A gallon of milk could be priced at $8 by 2014 if the House and Senate don't agree on a new farm policy for dairy products.

If legal action isn't taken before 2014, the United States farm policy would revert back to "permanent" law, which would be the 1949 farm bill, according to NPR.

"In 1949, the dairy industry was much smaller and less efficient than the one that exists today, so it received bigger price supports from the federal government. And if U.S. policy reverted to the old law, the government would be forced to go into the marketplace and buy milk, butter and cheese at about double the going rate," NPR reported.

U.S. Agriculture Secretary Tom Vilsack warned NPR rising costs of dairy products will "distort" the markert.

"So you, as a [milk] producer, would have a choice of selling it to your normal purchaser at $18 or $19 a hundred weight or to USDA at $38 a hundred weight. What do you think producers will do?" Vislack explained.

Read more of NPR's report here.

According to CNBC, the bill expiring would mean the demand for dairy products would decrease by an estimated 9 percent.  The growth of the dairy industry would likely "disappear" as the farm products would become expensive.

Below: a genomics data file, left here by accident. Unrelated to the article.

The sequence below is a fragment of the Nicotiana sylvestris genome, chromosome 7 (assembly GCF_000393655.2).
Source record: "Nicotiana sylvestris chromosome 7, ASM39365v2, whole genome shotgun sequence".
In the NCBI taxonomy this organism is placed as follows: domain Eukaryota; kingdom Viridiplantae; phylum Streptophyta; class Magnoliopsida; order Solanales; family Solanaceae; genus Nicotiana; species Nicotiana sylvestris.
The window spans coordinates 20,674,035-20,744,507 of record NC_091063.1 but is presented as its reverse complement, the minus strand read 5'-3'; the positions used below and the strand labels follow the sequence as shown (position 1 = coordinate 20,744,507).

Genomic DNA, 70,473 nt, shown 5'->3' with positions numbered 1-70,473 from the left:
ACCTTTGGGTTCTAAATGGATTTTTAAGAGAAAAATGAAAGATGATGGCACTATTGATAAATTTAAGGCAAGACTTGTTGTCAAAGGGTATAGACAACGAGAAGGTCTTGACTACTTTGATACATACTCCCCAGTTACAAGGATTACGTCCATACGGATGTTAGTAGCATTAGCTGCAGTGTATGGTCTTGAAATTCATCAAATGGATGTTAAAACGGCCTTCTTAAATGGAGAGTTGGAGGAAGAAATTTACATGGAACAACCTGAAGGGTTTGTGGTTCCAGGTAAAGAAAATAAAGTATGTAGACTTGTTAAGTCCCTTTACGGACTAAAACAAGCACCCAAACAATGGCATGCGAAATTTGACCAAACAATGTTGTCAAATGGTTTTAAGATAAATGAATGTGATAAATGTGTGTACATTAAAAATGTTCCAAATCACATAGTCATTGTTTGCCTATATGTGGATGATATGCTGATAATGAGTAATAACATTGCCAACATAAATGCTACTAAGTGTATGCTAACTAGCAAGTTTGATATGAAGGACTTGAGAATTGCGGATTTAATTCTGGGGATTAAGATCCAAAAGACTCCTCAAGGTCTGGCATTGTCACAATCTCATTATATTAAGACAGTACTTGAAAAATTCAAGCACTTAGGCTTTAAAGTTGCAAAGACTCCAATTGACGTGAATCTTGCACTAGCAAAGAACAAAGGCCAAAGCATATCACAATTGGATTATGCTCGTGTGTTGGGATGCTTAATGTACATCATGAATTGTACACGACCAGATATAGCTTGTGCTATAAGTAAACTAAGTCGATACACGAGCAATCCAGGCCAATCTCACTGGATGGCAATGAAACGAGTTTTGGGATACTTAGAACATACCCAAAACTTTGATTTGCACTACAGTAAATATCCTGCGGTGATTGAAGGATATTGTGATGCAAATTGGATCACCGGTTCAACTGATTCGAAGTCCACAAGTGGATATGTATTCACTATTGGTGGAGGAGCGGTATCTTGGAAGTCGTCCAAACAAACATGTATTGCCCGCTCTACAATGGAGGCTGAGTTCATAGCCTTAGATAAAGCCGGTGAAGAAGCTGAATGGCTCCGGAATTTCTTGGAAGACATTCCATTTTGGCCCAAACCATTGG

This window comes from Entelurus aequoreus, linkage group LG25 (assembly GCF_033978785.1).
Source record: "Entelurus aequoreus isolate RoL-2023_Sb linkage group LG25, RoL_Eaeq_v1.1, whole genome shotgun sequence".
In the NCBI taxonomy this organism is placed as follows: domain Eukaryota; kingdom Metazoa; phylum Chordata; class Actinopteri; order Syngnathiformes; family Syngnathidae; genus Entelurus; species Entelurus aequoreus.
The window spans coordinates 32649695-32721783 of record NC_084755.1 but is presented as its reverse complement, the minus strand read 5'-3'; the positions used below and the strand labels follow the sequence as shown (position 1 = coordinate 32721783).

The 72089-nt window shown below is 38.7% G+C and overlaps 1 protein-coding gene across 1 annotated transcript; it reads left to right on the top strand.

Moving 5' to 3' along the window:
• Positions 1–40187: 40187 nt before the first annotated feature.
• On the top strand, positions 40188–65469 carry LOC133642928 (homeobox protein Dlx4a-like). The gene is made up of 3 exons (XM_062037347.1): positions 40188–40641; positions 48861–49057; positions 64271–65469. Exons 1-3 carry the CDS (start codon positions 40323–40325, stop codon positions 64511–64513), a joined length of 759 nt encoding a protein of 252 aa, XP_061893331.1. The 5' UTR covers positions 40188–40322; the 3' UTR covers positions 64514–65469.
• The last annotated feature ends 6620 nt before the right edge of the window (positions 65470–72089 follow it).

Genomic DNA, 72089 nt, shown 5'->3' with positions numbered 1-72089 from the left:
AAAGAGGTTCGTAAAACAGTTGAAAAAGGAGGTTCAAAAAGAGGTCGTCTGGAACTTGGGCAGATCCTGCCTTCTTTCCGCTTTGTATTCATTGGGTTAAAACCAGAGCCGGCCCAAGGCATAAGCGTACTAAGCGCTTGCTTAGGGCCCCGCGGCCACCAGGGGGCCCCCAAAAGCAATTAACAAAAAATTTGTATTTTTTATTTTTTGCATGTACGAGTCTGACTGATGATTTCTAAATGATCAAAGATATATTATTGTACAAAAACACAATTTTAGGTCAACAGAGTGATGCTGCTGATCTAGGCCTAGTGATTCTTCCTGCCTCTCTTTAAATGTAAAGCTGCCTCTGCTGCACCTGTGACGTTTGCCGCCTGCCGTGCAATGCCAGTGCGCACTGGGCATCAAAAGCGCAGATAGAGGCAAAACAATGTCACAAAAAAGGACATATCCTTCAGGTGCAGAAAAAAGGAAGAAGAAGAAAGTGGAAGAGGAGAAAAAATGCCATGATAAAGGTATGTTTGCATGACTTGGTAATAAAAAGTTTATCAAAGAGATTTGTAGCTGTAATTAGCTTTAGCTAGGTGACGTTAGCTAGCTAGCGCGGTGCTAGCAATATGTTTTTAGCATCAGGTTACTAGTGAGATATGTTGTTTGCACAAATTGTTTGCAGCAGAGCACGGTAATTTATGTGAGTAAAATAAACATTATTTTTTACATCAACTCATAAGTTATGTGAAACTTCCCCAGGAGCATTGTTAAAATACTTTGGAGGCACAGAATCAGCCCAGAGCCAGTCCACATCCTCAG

"It could take a period of weeks or a month or two for there to be a trickle-down effect at the retail level," Chris Galen, senior vice president of communications at the National Milk Producers Federation, a group of 30 dairy cooperatives, explained to CNBC. "What happens under this permanent law, the USDA is required to basically support a much higher price to dairy farmers."

"This is the second time we've been down this road. The same thing happened last year," Galen added. "It's because of gridlock on Capitol Hill. It's very similar to the showdown and shutdown we had in October."

Read more of CNBC's report here.